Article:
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The occasional places where man and horse take on mountain, sea, sand and city

Peter Thomas on the so-called racecourses that exist for only a few days a year

Medieval memories: colourful riders in front of a frantic 'Il Palio' crowd in Siena's Piazza del Campo
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Laytown

The best-known bout of racing barminess in the British Isles. One minute it's a racecourse in County Meath, Ireland – the last remaining site for beach racing in the country – the next it's a wholly submerged segment of the Irish Sea, unsuitable for a sizeable crowd with a sense of self-preservation.

Racing on the strand at this coastal amphitheatre, to the north of Dublin and just to the south of Drogheda, was first recorded in 1868, when the meeting was run in tandem with the Boyne Regatta – the rowers presumably putting on their show at high tide and the horses at low tide, although the other way around might have made for good viewing.

While the Bishop of Meath apparently disapproved, members of the local clergy took over the running of the races at the turn of the 20th century and they thrived, as at many other similar venues around Ireland, with the sands being regarded – in the 1950s and 60s, before the advent of all-weather surfaces – as ideal preparation for the Galway festival.

Races, once run over a substantial trip with a U-turn in the middle, are now contested over a straight six and seven furlongs and – since a catastrophic incident involving a bolting horse in 1994 – with the crowd behind barriers and under the auspices of health and safety.

The next meeting will take place on Wednesday, September 11 with an approximate start time of 4pm. Please consult local tide tables.

A day at Birdsville races is clearly thirsty work, even if you're just a spectator

Birdsville

About as far from Laytown as a racegoer can get, in every sense. Birdsville is a remote town in Queensland, Australia, which enjoys a hot desert climate, with temperatures rising to a little shy of 50C. In September, however, the region slips to a cool 40C and welcomes around 6,000 people to join the 100 or so residents for a two-day race meeting that has been held since 1882.

Some come by dusty road, many others by air, for a carnival that raises funds for the Flying Doctor service, provides a welcome economic boost for the owner of the local caravan park, and prompts a street party on the main drag of the nearby town of Quilpie, designed to entertain visitors from the east coast who have endured a ten-hour journey to get there.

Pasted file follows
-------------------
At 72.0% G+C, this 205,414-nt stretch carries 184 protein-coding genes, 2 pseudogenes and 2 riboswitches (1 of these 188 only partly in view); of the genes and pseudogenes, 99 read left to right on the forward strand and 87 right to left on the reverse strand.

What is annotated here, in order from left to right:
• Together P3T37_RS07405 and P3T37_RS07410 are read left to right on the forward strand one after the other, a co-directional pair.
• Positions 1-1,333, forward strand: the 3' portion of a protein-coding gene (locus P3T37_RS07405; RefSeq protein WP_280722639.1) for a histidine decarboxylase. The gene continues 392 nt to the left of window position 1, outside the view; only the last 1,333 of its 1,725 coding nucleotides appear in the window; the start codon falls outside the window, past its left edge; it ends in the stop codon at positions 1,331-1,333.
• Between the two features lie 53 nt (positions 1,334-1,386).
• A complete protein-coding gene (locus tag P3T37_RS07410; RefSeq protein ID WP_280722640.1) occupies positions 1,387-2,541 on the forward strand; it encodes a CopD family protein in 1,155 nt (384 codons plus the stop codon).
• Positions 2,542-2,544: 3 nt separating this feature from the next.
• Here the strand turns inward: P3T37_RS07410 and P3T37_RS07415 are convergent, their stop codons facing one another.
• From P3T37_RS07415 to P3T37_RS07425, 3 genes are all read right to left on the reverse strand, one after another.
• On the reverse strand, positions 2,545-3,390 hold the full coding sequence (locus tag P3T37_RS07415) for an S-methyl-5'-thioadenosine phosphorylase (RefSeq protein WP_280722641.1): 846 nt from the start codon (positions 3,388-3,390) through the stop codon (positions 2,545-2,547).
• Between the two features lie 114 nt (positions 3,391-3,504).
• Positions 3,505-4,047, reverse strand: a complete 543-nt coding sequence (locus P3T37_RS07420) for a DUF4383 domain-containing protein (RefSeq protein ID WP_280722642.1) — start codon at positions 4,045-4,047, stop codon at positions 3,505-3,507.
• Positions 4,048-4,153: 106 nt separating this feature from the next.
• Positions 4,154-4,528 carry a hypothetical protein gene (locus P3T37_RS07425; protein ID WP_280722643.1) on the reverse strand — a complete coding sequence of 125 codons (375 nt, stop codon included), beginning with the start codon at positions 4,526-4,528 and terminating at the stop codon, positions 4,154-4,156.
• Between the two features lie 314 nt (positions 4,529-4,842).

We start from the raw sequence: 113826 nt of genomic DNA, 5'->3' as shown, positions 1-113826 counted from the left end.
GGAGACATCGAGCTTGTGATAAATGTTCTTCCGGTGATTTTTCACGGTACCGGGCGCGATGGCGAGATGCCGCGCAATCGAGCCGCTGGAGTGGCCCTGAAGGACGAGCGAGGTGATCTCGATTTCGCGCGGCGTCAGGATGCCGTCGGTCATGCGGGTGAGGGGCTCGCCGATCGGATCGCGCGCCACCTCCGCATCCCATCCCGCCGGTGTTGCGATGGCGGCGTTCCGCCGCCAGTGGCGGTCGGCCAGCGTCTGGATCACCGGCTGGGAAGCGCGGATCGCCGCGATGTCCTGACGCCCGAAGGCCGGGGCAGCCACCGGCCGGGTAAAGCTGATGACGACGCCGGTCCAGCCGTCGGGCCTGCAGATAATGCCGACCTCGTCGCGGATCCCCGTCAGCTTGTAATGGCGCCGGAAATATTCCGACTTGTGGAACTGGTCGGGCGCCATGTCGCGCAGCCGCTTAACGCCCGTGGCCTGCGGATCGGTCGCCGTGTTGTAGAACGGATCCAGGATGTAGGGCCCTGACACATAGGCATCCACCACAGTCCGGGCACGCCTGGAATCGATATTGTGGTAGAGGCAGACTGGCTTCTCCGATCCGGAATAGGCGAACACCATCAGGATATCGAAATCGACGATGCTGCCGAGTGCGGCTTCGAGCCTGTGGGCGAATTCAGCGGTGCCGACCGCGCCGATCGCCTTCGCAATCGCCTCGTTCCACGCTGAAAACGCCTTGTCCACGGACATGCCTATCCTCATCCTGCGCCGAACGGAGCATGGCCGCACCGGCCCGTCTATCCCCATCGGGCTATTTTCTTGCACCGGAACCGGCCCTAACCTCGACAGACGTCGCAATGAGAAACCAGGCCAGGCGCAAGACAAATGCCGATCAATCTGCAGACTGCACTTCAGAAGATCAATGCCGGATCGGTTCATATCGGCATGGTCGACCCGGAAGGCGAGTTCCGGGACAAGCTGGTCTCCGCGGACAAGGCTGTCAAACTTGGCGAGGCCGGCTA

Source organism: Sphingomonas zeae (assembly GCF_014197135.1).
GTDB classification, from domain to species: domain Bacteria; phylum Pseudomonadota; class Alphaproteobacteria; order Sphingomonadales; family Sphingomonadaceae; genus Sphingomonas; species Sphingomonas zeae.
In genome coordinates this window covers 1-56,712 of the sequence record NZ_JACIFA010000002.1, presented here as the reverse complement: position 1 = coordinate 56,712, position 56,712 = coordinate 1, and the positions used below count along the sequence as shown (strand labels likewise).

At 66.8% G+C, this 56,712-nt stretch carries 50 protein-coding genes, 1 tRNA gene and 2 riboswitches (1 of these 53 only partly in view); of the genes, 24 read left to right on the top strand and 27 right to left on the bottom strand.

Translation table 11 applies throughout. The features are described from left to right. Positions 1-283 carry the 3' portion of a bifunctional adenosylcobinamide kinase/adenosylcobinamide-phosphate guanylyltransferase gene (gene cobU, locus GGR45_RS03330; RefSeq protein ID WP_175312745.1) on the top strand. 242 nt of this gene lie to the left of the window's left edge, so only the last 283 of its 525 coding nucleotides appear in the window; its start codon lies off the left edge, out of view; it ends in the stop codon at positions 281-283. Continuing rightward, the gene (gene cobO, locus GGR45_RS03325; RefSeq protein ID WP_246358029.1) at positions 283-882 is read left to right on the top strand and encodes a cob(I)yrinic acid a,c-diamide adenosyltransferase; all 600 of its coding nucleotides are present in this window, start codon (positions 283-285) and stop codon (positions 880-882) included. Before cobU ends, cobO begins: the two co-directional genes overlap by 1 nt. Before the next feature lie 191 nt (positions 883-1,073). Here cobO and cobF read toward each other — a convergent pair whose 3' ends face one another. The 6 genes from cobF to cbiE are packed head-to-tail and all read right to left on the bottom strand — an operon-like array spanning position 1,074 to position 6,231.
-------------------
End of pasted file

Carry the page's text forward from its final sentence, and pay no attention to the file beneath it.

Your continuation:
Despite Birdsville routinely having just 22 days of rain a year, the 2010 running was abandoned due to flooding of the makeshift dirt track, while 2007 was called off due to equine flu, but otherwise travellers are treated to what the Queensland tourist people describe as 'Two days of quality outback racing and entertainment – the second race meet in the Simpson Desert Racing Carnival' (in conjunction with Bedourie and Betoota).

The next meeting will take place on September 6 and 7. 

Litang

If remote and exotic is what you’re looking for, then the Tibetan Horse Racing Festival is your destination, where modern-day nomadic herdsmen or khampas dress up like their ancestors for a gathering of the clans at two dramatic venues, with plenty of horse trading, traditional food, drink, singing, dancing and red-blooded equestrian action.

The meeting held in the monastery town of Litang, in the uplands of eastern Sichuan Province in the first week in August, is reckoned to be the real deal, relatively untouched by the clammy hand of tourism. Held on grassland ideally suited to long-distance racing and pitching tents, it bears little resemblance to Royal Ascot and the racing, untroubled by BHA regulations, is not for the faint of heart.

The conveyances are small and speedy Tibetan ponies and victory is a matter of no little honour among the tribes of the Tibetan plateau, who will no doubt puff a little less than the tourists at an elevation of some 4,000 metres.

On the sand: runners head off up the beach at Sanlucar de Barrameda in southern Spain

Sanlucar de Barrameda

If Ireland should ever run away with the notion that it was the first nation to race horses on a beach, the Spanish might have something to say about it. In the town of Sanlucar de Barrameda, deep in the Cadiz region of the south-west of the country, near the wild Atlantic coast, they've been doing very much the same thing since 1845, maintaining the age-old tradition of the fish merchants of years gone by, who used to ride with their daily catch to the market.

Before the formation of the Sociedad de Carreras de Caballos de Sanlucar de Barrameda, it was a battle of pure economics – based on who would be the first to begin selling their wares – now it's a popular tourist attraction consisting of two events, each lasting for three days, at low tide in the afternoon. Unsurprisingly, the races form part of a festival of song, dance and cultural exuberance in honour of the patron saint, combined with the exhibition of a carpet of flowers in the city streets.

This year's meetings will take place on August 9-11 and 25-27. 

Piazza del Campo